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Winter Park to Reclaim Unused Burial Plots


A new ordinance allows the City of Winter Park to reclaim and resell unused burial plots in certain cases. City commissioners say there are hundreds of plots that could be abandoned, and space is at a premium.

[Image of Palm Cemetery courtesy of Winter Park City Government]

The Palm Cemetery has in operation since 1906. It is considered a part of Winter Park history – even city founder Loring Chase is buried there. City commissioners are concerned that too soon Winter Park residents will lose the option to lay loved ones to rest in their hometown, since there are only about 1,500 plots left available. But after some research, cemetery employees have discovered an additional 225 plots may have been abandoned by their owners.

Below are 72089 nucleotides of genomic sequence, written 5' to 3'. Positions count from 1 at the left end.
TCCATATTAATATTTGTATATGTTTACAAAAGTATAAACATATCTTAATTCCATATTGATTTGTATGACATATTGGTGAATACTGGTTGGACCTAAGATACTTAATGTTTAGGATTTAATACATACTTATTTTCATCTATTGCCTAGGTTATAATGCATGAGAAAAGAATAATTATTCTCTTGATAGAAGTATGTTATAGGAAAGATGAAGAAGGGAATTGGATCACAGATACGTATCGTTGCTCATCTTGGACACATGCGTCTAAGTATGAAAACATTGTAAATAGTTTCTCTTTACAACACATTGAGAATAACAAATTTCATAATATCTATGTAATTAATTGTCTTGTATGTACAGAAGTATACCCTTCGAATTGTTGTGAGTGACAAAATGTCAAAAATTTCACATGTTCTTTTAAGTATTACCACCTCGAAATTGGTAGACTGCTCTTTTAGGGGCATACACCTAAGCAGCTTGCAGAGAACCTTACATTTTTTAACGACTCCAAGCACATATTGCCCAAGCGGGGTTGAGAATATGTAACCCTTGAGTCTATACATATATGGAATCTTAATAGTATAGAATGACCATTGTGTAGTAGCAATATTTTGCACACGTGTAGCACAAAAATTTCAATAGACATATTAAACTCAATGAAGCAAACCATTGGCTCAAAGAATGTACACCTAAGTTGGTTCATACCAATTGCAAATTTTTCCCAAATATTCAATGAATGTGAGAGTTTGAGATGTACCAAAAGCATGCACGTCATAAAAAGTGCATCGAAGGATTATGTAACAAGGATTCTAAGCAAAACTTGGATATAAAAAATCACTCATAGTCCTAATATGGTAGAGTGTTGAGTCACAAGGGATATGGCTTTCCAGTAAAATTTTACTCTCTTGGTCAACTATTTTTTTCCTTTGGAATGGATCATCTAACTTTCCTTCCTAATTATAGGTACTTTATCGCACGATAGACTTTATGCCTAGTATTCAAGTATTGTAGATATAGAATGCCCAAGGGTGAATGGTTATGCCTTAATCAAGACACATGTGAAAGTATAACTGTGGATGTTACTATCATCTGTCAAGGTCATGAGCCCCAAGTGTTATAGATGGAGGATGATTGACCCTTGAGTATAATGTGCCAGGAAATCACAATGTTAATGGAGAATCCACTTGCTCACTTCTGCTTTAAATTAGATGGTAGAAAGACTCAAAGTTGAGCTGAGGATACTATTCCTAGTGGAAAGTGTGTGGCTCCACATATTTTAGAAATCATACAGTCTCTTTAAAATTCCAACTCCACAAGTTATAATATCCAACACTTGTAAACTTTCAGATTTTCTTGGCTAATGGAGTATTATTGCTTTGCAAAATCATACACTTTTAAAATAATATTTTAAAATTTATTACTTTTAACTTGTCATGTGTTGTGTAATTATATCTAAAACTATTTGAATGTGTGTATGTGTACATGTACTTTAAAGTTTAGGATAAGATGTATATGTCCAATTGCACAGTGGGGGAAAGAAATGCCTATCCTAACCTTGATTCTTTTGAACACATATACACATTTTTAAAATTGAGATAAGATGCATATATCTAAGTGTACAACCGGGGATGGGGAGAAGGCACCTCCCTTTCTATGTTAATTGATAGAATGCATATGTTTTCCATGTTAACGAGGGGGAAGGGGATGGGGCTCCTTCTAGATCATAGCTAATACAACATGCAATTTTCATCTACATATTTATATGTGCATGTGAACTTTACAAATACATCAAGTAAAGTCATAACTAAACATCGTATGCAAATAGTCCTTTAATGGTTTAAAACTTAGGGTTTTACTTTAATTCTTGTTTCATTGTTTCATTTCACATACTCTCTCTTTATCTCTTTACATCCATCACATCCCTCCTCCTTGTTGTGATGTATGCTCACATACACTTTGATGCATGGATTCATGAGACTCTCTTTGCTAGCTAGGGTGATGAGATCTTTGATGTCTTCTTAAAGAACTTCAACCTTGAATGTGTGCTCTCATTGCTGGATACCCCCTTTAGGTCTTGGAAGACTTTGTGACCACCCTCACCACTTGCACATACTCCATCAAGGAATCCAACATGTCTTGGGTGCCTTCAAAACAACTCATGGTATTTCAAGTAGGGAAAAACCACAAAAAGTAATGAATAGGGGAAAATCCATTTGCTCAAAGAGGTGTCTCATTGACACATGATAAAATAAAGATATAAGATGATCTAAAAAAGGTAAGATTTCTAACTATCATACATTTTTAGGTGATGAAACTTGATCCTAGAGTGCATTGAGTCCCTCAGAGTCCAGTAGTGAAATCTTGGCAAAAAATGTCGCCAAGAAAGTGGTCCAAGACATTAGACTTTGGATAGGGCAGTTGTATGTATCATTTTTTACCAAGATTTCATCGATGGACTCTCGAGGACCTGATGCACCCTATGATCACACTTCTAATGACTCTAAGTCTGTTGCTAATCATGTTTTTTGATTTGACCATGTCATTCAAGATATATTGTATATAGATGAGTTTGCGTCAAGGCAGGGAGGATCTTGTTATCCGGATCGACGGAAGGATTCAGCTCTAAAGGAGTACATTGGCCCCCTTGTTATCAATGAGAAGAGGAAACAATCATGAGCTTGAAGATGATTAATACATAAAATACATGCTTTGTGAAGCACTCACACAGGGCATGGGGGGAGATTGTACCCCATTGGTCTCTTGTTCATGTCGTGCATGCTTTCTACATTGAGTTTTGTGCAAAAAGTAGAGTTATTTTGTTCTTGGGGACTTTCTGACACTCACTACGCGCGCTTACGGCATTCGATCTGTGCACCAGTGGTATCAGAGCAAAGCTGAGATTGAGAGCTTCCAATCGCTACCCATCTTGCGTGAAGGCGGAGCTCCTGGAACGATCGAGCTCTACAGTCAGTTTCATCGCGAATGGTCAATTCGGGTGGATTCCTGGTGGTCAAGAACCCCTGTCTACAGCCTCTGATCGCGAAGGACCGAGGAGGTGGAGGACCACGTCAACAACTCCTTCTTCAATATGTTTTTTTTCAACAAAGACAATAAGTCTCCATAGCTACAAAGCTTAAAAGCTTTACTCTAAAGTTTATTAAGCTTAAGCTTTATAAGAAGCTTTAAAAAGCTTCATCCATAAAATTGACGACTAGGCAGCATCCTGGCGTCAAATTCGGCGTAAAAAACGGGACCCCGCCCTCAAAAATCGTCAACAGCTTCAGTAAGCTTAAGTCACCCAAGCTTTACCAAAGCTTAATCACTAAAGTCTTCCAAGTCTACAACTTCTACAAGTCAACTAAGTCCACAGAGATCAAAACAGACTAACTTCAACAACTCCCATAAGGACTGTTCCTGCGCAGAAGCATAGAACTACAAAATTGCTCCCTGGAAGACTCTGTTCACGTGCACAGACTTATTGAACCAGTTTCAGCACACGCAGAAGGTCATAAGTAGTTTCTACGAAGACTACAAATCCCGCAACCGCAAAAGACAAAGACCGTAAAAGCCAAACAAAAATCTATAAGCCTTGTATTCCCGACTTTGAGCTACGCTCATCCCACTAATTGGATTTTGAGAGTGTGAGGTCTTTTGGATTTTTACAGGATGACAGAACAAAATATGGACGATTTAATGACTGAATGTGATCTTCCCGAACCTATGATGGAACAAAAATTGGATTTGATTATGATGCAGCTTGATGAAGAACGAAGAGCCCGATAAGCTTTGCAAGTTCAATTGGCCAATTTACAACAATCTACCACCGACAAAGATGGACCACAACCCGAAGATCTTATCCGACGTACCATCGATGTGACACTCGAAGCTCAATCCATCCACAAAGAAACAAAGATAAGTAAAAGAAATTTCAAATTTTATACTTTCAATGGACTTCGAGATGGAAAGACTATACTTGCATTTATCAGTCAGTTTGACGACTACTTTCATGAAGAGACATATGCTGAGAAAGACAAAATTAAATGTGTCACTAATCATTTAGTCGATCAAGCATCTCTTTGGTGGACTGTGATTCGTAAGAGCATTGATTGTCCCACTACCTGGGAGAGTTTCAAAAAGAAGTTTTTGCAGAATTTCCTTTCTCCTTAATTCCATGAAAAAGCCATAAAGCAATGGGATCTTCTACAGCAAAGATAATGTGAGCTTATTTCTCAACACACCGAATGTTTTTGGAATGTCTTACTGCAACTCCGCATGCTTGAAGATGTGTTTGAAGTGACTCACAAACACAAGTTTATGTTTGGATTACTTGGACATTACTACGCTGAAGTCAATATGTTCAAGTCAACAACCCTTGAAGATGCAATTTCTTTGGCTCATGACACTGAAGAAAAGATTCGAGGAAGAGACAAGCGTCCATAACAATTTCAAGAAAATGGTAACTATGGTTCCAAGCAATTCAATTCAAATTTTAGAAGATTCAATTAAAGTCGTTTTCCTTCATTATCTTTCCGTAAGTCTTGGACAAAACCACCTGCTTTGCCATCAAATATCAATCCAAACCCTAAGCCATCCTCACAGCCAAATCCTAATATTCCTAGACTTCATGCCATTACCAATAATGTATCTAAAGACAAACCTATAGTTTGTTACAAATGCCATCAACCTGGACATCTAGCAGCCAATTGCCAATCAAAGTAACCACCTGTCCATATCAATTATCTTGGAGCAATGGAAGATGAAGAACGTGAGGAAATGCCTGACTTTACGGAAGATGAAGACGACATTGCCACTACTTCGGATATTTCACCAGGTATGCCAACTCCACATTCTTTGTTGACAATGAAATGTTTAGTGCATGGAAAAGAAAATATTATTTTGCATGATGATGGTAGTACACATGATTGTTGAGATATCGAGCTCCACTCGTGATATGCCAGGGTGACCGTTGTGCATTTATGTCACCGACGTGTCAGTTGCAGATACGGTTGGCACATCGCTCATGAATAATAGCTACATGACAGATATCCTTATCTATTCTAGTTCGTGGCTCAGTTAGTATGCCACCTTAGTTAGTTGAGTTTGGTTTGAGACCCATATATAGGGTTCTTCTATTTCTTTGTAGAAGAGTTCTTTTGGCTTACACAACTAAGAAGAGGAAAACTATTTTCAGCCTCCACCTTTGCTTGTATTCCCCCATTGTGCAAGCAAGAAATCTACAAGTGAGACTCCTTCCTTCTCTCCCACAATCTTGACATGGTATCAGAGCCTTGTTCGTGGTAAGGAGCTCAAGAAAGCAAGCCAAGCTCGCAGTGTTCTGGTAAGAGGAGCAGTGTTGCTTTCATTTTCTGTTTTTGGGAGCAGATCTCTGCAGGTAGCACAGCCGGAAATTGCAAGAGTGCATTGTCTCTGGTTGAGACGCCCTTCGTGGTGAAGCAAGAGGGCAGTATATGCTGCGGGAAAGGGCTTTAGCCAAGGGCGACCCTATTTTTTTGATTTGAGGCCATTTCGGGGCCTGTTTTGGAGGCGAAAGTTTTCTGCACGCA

The recently-passed ordinance lets the city reclaim and resell plots owned by people who, for example, have died with no heirs and been buried elsewhere, or who have been out of touch with the city and unreachable for more than 50 years.

The ordinance spells out a series of steps city representatives must take before reclaiming the plots. Brenda Moody, Assistant Director of Winter Park’s Park and Recreation Department, says her department is conducting exhaustive searches through nationwide databases and census reports for plot owners or their descendants.

“When I find a family, which we have, that bought spaces here in 1910, and then I see them – the entire family – in the 1920 census in California, and then I can see all of them buried in a cemetery in California, then I’m pretty sure they’re not going to come back and pick up these four spaces that they left here,” Moody says.

When reclaimed, the plots will sell for about $5,000 apiece, generating up to $1.1 million in income for the city.

Moody says the proceeds are designated for cemetery upkeep.

 

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